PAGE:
What Are the Odds of Twins Born in Different Years?

The following is a guest post by Louise Firth Campbell and Amram Shapiro, the authors (with Rosalind Wright) of The Book of Odds: From Lightning Strikes to Love at First Sight, the Odds of Everyday Life.

Rare news stories recur with surprising regularity -- one of these annual stories is the birth of twins in two different years. 

You can see the appeal to editors. Babies are photogenic, especially twins. The symbolism of the New Year as a baby which ages to dotage by year end is an old one, a staple of thousands of New Year’s cards. There is an interesting apparent time tension in the story. Twins share a womb and genomes. Yet a few seconds separation in time of birth makes an apparent year’s worth of difference.[1]  This event is considered a rarity and only a handful of cases are reported in the press each year. This rarity makes it news, but is the event really as rare as it seems?

Let’s start with the news in 2013/2014. If the cases reported in the North American media, two in the U.S. and one in Canada, are the only cases, these events are rare indeed. There are about 4 million births a year in the U.S. That would suggest these events are as rare as 1 in 2 million. Someone visiting the Grand Canyon is more likely to die by falling off the edge (1 in 1.5 million).[2]  That doesn't feel right to us.

“Gayborhoods” and Heat Waves at This Year’s AEA Meetings

Jon Hilsenrath of The Wall Street Journal reports on the most offbeat papers of this year's American Economic Association meetings.   One of our favorites -- in light of our recent "Are Gay Men Really Rich?" podcast -- is this one:

FIND A NEW “GAYBORHOOD” FOR BETTER HOUSING RETURNS

Janice Madden of the University of Pennsylvania and Matthew Ruther of the University of Colorado studied census tract data and the American Community Survey to examine the locations of gay male and lesbian partnerships in 38 large U.S. cities. They found that census tracts that start the decade with more gay men experienced significantly greater growth in household incomes and, in the Northeast and West, also greater population growth over the next decade than those census tracts with fewer gay men. Census tracts with more lesbians at the start of the decade saw no difference in population or income growth.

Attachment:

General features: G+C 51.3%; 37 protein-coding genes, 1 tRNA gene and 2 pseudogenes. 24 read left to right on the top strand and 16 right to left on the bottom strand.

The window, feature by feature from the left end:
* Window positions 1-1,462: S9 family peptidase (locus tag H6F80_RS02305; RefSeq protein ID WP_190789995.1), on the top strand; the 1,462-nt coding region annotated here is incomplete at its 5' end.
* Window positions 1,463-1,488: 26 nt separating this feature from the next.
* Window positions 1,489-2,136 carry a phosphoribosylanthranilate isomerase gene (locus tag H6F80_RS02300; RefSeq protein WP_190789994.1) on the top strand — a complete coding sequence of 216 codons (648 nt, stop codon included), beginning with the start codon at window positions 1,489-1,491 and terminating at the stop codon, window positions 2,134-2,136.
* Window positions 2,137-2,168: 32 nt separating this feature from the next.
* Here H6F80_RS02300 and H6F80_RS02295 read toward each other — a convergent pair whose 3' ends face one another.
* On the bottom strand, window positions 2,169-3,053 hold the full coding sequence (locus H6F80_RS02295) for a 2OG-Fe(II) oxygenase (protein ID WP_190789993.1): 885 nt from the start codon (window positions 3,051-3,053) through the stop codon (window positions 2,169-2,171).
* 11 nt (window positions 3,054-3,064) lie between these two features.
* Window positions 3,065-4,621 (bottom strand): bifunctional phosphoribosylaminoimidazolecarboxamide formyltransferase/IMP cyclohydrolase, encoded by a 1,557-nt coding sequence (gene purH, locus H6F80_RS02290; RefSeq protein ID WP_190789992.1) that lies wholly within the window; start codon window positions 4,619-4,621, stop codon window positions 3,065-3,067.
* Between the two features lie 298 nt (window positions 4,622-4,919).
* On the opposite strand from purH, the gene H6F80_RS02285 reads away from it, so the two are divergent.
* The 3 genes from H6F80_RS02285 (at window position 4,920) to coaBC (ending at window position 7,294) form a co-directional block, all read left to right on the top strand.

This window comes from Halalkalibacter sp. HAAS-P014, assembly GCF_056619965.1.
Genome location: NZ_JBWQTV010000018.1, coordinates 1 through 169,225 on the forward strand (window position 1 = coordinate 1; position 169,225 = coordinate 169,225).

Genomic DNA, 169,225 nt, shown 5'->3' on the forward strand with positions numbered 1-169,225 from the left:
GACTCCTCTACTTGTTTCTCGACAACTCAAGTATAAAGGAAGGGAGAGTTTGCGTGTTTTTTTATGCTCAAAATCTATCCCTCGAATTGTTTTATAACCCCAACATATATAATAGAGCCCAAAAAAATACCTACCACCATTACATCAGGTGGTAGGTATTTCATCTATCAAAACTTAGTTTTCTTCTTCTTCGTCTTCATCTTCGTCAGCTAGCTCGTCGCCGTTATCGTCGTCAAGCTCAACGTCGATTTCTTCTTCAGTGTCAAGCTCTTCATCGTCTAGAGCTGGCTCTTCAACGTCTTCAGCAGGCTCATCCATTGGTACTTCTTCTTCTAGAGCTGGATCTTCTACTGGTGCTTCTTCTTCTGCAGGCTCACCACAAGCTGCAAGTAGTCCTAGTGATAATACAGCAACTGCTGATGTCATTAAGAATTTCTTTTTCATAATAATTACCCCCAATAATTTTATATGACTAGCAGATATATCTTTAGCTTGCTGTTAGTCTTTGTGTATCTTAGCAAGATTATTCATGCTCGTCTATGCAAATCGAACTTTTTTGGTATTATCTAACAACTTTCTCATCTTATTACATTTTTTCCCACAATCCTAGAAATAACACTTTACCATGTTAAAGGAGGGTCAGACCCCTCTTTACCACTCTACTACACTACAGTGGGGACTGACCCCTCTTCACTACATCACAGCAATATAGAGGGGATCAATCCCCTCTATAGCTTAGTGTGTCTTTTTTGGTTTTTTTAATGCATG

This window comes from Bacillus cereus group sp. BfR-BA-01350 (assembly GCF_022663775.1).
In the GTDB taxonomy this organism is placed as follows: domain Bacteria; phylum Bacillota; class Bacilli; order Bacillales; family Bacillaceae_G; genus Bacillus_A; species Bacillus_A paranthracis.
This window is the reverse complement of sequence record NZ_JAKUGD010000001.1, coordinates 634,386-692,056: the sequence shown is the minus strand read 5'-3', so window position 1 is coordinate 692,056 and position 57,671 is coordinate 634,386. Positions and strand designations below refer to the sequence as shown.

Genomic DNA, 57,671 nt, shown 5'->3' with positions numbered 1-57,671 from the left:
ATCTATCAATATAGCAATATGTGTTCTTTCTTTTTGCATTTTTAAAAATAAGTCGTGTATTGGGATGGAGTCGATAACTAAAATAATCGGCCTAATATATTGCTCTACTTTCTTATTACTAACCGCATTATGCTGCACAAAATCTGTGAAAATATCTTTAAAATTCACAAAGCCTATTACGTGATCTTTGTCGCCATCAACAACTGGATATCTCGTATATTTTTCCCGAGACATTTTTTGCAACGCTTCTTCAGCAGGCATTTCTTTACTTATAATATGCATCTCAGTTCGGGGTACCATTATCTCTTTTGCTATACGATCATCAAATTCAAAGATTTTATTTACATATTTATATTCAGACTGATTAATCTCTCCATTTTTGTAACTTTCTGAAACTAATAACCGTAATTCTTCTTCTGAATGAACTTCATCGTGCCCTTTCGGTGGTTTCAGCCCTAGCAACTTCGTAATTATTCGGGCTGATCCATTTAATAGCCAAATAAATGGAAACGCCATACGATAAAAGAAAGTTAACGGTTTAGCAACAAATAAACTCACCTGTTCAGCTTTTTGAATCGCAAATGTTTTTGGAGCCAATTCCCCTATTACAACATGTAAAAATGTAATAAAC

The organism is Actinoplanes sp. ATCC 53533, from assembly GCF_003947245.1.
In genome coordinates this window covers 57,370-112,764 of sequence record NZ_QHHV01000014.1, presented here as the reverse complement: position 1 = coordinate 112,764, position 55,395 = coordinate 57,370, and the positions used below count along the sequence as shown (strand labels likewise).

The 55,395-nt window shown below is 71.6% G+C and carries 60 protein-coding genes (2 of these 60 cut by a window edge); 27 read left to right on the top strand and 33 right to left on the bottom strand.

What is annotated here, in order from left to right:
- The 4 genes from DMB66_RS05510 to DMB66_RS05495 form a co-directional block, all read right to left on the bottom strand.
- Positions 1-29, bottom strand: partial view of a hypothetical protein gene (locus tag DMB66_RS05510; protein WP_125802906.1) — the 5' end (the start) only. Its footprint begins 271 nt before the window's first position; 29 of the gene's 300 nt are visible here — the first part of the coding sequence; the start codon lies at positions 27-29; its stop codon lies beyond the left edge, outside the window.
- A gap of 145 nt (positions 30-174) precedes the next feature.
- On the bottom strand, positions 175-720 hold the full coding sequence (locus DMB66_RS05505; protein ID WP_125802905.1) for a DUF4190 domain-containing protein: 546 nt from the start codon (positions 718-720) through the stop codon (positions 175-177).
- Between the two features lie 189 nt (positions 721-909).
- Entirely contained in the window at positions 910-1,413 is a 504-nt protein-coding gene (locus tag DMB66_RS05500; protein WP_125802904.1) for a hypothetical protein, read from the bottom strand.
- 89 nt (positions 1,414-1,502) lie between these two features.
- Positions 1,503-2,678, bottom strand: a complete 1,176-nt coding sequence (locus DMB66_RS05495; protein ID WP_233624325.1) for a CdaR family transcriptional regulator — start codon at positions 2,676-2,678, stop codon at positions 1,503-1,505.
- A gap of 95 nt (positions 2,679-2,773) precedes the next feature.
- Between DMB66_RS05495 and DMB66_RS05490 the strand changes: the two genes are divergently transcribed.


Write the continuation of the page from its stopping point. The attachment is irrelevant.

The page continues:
Another favorite examines the long-term outcomes of children conceived during heat waves.

Different Kinds of Moms Have Babies at Different Times of Year

We've written in the past about the relationship between a child's month of birth and a variety of later outcomes. In SuperFreakonomics, for instance, we wrote about research by Douglas Almond and Bhashkar Mazumder showing that "prenatal exposure to Ramadan results in lower birth weight." In a Times column called "A Star Is Made," we examined the link between birth month and accomplishment in sports. We also noted, however, in SuperFreak, that the sports advantage -- and probably many other birth-month influences -- are relatively small:

But as prevalent as birth effects are, it would be wrong to overemphasize their pull. Birth timing may push a marginal child over the edge, but other forces are far, far more powerful. If you want your child to play Major League Baseball, the most important thing you can do — infinitely more important than timing an August delivery date — is make sure the baby isn’t born with two X chromosomes. Now that you’ve got a son instead of a daughter, you should know about a single factor that makes him eight hundred times more likely to play in the majors than a random boy.

What could possibly have such a mighty influence?

Having a father who also played Major League Baseball. So if your son doesn’t make the majors, you have no one to blame but yourself: you should have practiced harder when you were a kid.

That said, there is a rather large body of literature on the topic of birth month and its relationship to later outcomes. Which is why it's interesting to see a paper (working version here), just published in The Review of Economics and Statistics, which offers a different angle on all this birth-month conversation.

The Law of Unintended Consequences

There’s a natural ratio of men to women for our species, and it is not equal. For every 100 girls, 105 boys are born. But in some places, like India and China, the ratio is skewed. One Chinese city recorded an astounding 163 boys born per 100 girls. So, why is this happening?

The ultrasound.

The expanding use of this technology has allowed expecting parents to abort unwanted girls and keep the boys. The ability to sex-select has caused the disappearance of an estimated 160 million girls in Asia alone.

In this Marketplace segment, Stephen J. Dubner reports on the unintended consequences that come with new technology.